News ID: 275158
Published: 0327 GMT October 05, 2020

Iran draws up plan for resolution of Nagorno-Karabakh conflict

Iran draws up plan for resolution of Nagorno-Karabakh conflict
AFP

Armenia, Azerbaijan accuse each other of striking civilian areas

Iran said on Monday it has drawn up a plan for the resolution of the Nagorno-Karabakh conflict between Armenia and Azerbaijan.

Foreign Ministry spokesman Saeed Khatibzadeh said during a weekly press conference in Tehran that the proposal is based on "respecting the territorial integrity of Azerbaijan and withdrawal of military forces from the occupied cities."

"The Islamic Republic of Iran has prepared a plan that will be pursued in consultation with the Republic of Azerbaijan and Armenia, the governments of the region and its neighbors, and we hope to be able to end this war as soon as possible within the framework of this plan, which is being finalized," he said.

Khatibzadeh said Iran is closely and carefully monitoring the conflict and is in constant contact with all the concerned parties.

"From day one, Iran declared to all parties that there was no military way to resolve this decades-long conflict. While respecting the territorial integrity of Azerbaijan and the withdrawal of troops from the occupied cities, we emphasize the need for an immediate cessation of hostilities to begin political and timely talks between the two sides and the Islamic Republic of Iran is ready to make every effort," he said.

Tehran, he added, would pursue its proposal in consultation with both Azerbaijan and Armenia as well as regional governments and its own neighbors.

Khatibzadeh also warned that the Islamic Republic would not tolerate the conflict on its borders and the invasion of its territory, after several rockets landed in areas populated by Iranian Azerbaijanis.

"These issues are among Iran's red lines so that Iran's borders would not even be unknowingly and unintentionally attacked."

 

Civilians under fire

Hundreds of people have been killed in the latest outbreak of war on September 27 over Nagorno-Karabakh, a mountainous enclave that is internationally recognized as part of Azerbaijan but is populated and governed by ethnic Armenians.

Armenia and Azerbaijan accused each other on Monday of attacking civilian areas on the ninth day of fighting, the deadliest in the South Caucasus region for more than 25 years.

On Monday, Nagorno-Karabakh said Azerbaijani forces launched rocket strikes on its administrative center, Stepanakert, while Azerbaijan said Armenia fired missiles at several towns outside the breakaway region.

“The enemy is firing rockets at Stepanakert and Shushi. The Defense Army response will not be long in coming,” said Vahram Pogosyan, a spokesman for the Nagorno-Karabakh leader.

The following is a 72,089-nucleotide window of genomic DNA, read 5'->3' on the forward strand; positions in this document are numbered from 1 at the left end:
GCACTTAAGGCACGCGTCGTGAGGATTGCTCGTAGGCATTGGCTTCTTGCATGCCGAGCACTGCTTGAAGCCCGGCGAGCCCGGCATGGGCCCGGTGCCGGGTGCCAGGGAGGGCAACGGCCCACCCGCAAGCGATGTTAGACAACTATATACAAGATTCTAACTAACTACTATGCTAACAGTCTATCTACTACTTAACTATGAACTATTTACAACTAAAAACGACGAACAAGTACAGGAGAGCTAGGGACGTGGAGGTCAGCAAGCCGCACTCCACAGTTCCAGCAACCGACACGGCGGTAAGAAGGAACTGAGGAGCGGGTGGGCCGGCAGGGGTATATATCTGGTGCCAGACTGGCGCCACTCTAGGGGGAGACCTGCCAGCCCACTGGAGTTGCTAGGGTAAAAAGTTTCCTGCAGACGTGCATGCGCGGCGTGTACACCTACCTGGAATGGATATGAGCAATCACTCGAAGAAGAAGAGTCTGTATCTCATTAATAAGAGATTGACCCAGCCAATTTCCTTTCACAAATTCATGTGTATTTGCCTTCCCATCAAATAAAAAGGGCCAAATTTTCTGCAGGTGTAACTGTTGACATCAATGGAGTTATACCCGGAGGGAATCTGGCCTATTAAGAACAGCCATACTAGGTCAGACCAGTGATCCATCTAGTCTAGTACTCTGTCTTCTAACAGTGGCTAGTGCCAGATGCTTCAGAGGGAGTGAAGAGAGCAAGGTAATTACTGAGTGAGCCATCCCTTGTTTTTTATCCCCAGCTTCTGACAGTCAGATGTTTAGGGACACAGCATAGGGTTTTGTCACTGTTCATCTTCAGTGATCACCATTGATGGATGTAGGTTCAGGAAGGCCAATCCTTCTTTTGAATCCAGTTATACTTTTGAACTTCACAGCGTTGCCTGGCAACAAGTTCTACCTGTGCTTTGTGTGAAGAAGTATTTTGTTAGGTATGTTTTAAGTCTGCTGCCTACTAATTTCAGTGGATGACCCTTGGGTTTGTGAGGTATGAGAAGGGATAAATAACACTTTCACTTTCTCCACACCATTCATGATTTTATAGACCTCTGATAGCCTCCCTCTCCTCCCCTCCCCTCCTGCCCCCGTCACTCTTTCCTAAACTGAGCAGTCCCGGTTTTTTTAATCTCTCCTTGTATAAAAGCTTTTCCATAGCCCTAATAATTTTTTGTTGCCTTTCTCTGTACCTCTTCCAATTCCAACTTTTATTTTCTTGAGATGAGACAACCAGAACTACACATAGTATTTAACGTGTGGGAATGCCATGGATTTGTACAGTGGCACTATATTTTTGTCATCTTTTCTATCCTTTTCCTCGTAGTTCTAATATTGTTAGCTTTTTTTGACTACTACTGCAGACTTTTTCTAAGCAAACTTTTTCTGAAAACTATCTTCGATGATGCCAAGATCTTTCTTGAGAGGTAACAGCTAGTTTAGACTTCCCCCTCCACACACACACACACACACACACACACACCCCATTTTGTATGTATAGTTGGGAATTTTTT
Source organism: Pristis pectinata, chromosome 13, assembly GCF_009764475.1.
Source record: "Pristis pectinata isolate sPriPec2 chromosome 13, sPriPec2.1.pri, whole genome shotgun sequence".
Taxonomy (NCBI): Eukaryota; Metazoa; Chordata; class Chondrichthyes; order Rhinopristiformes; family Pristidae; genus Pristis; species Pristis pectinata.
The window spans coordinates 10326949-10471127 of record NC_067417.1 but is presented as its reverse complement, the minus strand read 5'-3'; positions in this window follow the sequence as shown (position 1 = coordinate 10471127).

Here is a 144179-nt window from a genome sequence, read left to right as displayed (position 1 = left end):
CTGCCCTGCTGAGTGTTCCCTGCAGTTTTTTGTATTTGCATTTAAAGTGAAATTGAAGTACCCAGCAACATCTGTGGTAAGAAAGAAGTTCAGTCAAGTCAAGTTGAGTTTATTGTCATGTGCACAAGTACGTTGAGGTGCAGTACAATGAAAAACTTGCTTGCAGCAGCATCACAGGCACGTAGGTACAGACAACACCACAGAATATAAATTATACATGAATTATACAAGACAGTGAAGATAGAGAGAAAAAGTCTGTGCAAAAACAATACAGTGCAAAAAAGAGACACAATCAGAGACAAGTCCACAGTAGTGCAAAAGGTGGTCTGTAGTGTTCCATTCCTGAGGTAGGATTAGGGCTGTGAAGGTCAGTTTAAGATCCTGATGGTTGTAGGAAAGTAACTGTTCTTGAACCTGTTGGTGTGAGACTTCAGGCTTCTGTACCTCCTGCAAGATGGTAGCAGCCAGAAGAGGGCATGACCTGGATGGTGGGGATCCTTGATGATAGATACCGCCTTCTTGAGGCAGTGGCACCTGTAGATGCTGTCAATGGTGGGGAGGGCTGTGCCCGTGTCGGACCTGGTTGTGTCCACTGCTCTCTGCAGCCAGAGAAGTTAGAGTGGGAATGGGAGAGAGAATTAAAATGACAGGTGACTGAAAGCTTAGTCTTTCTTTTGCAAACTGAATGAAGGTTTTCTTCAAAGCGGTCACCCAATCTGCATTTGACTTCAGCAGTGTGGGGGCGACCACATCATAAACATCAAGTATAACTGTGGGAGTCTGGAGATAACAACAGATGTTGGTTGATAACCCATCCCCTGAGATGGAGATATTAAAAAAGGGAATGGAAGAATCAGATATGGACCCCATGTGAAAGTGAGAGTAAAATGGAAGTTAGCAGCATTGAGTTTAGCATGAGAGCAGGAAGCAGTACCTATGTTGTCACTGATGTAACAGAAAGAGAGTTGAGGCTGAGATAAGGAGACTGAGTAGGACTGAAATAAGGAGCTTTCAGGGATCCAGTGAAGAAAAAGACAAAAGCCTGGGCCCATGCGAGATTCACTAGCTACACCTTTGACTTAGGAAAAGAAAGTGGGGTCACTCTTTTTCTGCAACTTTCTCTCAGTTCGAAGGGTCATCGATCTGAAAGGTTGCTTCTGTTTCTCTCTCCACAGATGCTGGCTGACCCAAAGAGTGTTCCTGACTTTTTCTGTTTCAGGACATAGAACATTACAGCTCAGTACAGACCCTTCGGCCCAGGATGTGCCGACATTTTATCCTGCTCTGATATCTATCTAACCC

Armenian Defense Ministry spokeswoman Shushan Stepanyan said: “Tense fights are in progress.”

Azerbaijan said Armenia had been launching missile attacks against densely populated areas and civilian infrastructure in Azerbaijan. The Azerbaijani Defense Ministry said its radar system recorded that launches were made from the territory of Armenia.

“It is fake and complete misinformation that Armenia opened fire on Azerbaijani strongholds,” said Armenian Defense Ministry official Artsrun Hovhannisyan

The International Committee of the Red Cross said on Sunday a surge in attacks using heavy explosive weaponry on populated areas took a deadly toll on civilians.

"The ICRC strongly condemns the reported indiscriminate shelling and other alleged unlawful attacks using explosive weaponry in cities, towns and other populated areas, in which civilians are losing their lives and suffering terrible injuries, including life-changing ones,” said Martin Schuepp, ICRC Eurasia regional director in Geneva.

“All feasible measures must be taken to protect and spare civilians and civilian infrastructures like hospitals, schools, and markets. Water supply for civilians must also be protected. These are obligations under international humanitarian law,” Schuepp continued.

The fighting intensified over the weekend, and prospects for a cease-fire appeared remote after an uncompromising speech from Azerbaijan’s President Ilham Aliyev on Sunday.

In a televised address to the nation, Aliyev said Azerbaijani forces were advancing and retaking lands that they lost to ethnic Armenians in the 1990s – though Armenia disputes these gains.

He demanded that Armenia set a timetable for withdrawing from Nagorno-Karabakh and surrounding Azerbaijani territories, and said Azerbaijan would not cease military action until that happened.

“Azerbaijan has one condition, and that is the liberation of its territories,” he said. “Nagorno-Karabakh is the territory of Azerbaijan.”

Speaking immediately afterward, Hovhannisyan said: “I don’t think that there is any risk for Yerevan (the Armenian capital), but anyway we are in war.”

The clashes are the worst since the 1990s, when some 30,000 people were killed, and are spreading beyond the Nagorno-Karabakh enclave.

Cease-fire calls from Russia, France, the United States and the European Union have produced no result. Aliyev said Azerbaijan must take matters into its own hands after waiting in vain for three decades for diplomatic progress.

Press TV and Reuters contributed to this story.

 

 

   
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